Half of Navajo Preschoolers Met the Criteria for a Neurodevelopmental Disorder

February 05, 2024

Language, Speech Sound Disorders, and ASD Were the Most Prevalent Diagnoses

Researchers from the University of New Mexico have recently published a study assessing the neurodevelopment of young Diné (Navajo) children, recognizing their heightened vulnerability to risk factors like poverty and limited medical services. Conducted as part of the Navajo Birth Cohort Study, a prospective birth cohort study, 138 Diné children ages 3 to 5 underwent comprehensive neurodevelopmental assessments. The study’s results indicated that 49% of the sample met DSM-5 criteria for a neurodevelopmental disorder diagnosis, with language and speech sound disorders being most prevalent, alongside increased rates of autism spectrum disorder compared to the general population. Notably, children with neurodevelopmental disorders demonstrated significantly lower language performance across all measures. Social-emotional, behavioral, and nonverbal cognitive abilities were generally within the average range for these children, which was not expected. The authors suggest their findings underscore the urgent need for targeted interventions and educational support for Diné children facing developmental delays. They also advocate for longitudinal studies to identify resilience factors and optimize their development. Ultimately, their study highlights the complex challenges faced by children in the Navajo Nation and attributes developmental risks to a combination of socioenvironmental factors, historical trauma, and limited access to healthcare and educational resources.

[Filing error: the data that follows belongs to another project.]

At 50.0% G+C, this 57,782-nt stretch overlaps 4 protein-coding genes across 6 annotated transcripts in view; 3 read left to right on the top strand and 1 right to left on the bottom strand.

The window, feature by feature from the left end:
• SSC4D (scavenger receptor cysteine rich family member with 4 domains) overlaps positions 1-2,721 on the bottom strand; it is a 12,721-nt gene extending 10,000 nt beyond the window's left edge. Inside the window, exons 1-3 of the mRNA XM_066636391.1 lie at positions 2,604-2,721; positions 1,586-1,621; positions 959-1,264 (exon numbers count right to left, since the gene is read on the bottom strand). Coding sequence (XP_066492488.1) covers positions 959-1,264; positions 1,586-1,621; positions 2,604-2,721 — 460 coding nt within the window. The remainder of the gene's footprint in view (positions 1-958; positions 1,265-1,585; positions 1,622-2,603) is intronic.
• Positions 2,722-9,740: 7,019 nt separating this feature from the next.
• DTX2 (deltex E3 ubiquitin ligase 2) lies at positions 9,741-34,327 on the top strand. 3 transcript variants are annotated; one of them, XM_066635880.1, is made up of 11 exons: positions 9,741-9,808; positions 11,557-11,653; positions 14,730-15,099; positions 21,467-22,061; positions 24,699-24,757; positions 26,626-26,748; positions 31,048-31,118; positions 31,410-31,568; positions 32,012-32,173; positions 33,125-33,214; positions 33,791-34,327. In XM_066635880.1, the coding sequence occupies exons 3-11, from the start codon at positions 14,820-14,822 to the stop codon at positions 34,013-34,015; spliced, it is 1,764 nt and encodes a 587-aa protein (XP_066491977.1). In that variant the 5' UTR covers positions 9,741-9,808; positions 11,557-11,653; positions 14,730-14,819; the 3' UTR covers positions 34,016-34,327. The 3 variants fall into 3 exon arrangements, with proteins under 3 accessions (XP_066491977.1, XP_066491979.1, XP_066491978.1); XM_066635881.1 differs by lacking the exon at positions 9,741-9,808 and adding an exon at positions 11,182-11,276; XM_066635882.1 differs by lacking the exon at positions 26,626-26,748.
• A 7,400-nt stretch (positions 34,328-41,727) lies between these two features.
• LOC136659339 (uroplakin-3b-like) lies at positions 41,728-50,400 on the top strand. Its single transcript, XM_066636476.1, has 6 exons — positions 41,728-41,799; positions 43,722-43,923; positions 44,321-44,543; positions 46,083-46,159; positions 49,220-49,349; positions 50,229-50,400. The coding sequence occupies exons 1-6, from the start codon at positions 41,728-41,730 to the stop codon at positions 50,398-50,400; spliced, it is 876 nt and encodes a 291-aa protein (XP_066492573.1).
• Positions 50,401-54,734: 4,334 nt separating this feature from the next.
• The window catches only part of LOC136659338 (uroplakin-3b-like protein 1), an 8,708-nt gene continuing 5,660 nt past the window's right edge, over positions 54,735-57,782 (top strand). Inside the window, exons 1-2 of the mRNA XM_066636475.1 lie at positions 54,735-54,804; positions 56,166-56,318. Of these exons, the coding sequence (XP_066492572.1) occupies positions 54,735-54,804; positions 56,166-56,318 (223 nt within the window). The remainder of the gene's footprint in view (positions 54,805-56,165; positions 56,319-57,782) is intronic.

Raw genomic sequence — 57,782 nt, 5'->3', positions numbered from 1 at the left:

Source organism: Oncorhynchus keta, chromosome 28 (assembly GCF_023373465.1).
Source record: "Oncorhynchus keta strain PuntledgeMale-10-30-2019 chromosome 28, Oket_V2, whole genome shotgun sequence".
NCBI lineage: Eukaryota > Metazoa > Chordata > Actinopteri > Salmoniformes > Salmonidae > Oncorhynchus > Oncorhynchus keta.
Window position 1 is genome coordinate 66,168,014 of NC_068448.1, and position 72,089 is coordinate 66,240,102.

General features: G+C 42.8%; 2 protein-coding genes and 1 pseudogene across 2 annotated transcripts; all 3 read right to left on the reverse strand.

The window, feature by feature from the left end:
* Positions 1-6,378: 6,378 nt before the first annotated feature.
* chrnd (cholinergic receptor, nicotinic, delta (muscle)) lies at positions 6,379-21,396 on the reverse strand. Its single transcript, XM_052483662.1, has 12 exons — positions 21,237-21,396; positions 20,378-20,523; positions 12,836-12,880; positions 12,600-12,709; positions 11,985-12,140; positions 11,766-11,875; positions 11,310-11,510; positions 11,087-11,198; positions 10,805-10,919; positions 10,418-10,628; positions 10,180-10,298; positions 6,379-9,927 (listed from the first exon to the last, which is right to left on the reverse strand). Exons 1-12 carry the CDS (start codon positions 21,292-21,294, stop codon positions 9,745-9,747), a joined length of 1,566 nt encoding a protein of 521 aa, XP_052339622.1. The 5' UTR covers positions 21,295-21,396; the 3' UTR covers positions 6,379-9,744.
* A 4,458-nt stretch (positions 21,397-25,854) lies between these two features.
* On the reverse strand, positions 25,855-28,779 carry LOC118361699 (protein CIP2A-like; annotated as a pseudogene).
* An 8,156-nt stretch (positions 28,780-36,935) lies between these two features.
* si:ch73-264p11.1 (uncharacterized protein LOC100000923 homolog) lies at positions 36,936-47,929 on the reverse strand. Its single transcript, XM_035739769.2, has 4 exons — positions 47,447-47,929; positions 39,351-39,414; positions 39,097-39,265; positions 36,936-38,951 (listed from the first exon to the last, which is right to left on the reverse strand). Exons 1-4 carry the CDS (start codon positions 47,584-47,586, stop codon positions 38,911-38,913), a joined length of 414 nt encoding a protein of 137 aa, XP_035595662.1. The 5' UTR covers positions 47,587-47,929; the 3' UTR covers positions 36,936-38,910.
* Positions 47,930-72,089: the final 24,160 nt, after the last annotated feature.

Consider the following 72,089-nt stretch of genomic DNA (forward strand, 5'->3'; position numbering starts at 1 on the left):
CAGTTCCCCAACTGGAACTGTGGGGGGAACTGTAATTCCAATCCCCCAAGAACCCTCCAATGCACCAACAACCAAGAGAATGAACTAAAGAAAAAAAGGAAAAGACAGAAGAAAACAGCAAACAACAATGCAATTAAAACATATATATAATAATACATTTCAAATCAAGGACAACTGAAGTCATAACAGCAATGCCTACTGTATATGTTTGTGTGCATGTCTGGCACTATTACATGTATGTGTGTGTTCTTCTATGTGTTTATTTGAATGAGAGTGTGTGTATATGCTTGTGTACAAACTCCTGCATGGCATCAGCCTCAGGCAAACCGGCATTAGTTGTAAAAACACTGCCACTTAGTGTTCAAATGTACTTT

Original Study

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